You then save your changes and close the image file.
Next, you reopen the image file and double-click it again. This time you select the Conditional Text tab. All of the condition tags from the linked Flare project are listed. Because you want this particular image to be used for advanced users rather than beginners, you select the appropriate Include and Exclude check boxes.
After bringing the image into your Flare project, you will notice that the condition tags are already applied to the image file.
example—conditions and multiple profile targets
Let's say you need to use an image for two purposes in two different locations. Therefore, you create two profiles to serve your needs. Profile1 contains the settings for Location1, and Profile2 contains the settings for Location2.
In addition, perhaps each image copy needs to have a callout object on it. Maybe you want Callout 1 to be shown only with your Profile1 output, and you want Callout 2 to be shown only with your Profile2 output.
In the end, you want something like this for Profile1:
And you want something like this for Profile 2:
Now, you could just create two different images and put Callout 1 on the first image and Callout 2 on the second image. But with condition tags and the ability to save to profile targets, you can have both callouts on one image.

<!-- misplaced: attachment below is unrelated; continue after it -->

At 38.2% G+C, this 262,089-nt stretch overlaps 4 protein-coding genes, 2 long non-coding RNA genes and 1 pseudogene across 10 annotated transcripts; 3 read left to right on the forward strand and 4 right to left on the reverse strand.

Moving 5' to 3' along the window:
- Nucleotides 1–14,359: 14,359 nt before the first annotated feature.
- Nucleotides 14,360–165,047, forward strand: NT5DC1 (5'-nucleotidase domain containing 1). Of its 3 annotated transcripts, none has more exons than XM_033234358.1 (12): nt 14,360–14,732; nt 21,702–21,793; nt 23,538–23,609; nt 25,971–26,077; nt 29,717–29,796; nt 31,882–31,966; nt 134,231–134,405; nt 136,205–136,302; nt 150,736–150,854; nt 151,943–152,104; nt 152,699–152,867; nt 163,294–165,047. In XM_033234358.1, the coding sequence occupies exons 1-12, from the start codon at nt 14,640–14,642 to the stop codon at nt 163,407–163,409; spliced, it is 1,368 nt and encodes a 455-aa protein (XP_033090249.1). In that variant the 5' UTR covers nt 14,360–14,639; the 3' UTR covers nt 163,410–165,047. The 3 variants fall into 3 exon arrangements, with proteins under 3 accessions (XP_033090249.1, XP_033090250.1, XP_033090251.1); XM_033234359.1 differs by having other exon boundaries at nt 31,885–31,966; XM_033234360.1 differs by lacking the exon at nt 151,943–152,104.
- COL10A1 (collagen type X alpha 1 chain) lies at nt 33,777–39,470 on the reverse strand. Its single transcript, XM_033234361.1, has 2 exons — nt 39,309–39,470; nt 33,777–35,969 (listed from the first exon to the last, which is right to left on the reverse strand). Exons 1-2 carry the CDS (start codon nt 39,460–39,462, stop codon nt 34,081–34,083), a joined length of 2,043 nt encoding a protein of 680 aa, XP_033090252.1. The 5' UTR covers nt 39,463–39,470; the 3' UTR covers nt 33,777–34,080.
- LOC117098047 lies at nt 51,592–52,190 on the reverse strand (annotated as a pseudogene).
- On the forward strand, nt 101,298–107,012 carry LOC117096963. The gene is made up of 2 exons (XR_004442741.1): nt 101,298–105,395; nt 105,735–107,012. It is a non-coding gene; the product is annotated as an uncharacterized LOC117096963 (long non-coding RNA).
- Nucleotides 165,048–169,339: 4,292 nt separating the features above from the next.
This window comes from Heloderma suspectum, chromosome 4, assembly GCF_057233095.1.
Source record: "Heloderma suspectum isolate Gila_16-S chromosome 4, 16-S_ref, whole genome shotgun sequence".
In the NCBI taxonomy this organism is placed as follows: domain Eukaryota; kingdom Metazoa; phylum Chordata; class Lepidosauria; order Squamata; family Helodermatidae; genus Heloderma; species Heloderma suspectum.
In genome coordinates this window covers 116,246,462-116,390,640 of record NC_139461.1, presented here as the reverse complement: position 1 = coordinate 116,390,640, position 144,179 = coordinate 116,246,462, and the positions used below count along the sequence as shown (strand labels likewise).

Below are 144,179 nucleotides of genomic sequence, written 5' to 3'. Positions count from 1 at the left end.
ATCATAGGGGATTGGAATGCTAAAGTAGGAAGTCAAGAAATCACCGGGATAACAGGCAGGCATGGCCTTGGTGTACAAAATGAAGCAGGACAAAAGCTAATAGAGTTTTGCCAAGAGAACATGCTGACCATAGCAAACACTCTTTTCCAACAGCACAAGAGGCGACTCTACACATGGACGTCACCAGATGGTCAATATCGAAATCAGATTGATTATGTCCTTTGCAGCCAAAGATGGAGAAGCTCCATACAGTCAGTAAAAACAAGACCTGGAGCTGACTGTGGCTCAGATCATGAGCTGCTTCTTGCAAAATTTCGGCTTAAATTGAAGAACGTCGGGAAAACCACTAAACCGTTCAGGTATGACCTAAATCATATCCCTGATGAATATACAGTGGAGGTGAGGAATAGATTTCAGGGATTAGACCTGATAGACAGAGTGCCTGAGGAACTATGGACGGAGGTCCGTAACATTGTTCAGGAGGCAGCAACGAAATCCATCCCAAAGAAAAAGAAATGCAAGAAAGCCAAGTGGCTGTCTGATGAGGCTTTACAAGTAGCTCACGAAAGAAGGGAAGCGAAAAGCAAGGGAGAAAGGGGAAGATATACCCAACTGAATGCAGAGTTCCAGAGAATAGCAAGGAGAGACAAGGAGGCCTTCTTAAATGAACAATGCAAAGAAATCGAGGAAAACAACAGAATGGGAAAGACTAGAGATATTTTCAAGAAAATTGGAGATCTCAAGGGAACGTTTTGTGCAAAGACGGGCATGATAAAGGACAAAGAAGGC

In order to direct the image copies to the correct places with the appropriate settings (i.e., the correct callout on each image), you create condition tags. In each profile, you create one condition tag called "Location1" and another called "Location2." (If you integrate the image into a Flare project, you may not even need to create the condition tags; you can simply use the ones already contained in the project.)
In addition, you use the Conditional Text tab in each profile to tell Capture how to handle the conditions.
In Profile1, you specify that Location1 should be included and Location2 should be excluded.
In Profile2, you specify that Location1 should be excluded and Location2 should be included.
Now you can select one of those two profiles when you perform the initial capture. That way, the image itself will also have the condition tags in it, which allows you to preview the image with the condition tags applied.
After performing the screen capture, you can add your two callouts to the image. Then you double-click on each callout object and use the Conditional Text tab to tell Capture which condition tag each object should use.
Let's say that for Callout 1, you specify it this way:
And for Callout 2, you specify this:
When you are done, a blue square will be shown on Callout 1, and a pink square will be shown on Callout 2.
The squares are there simply to show condition tags. In the actual output, the squares will not be visible.
Now you are ready to save the image. Instead of clicking the usual Save button, you select File>Save>Save To Targets (ribbon) or File>Save To Targets (menu). And this is what you see:
Because you want that one image to use settings from both Profile1 and Profile2, you place check marks next to those profiles and save.
The end result is that one copy of the image displays only Callout 1 and the other copy displays only Callout 2.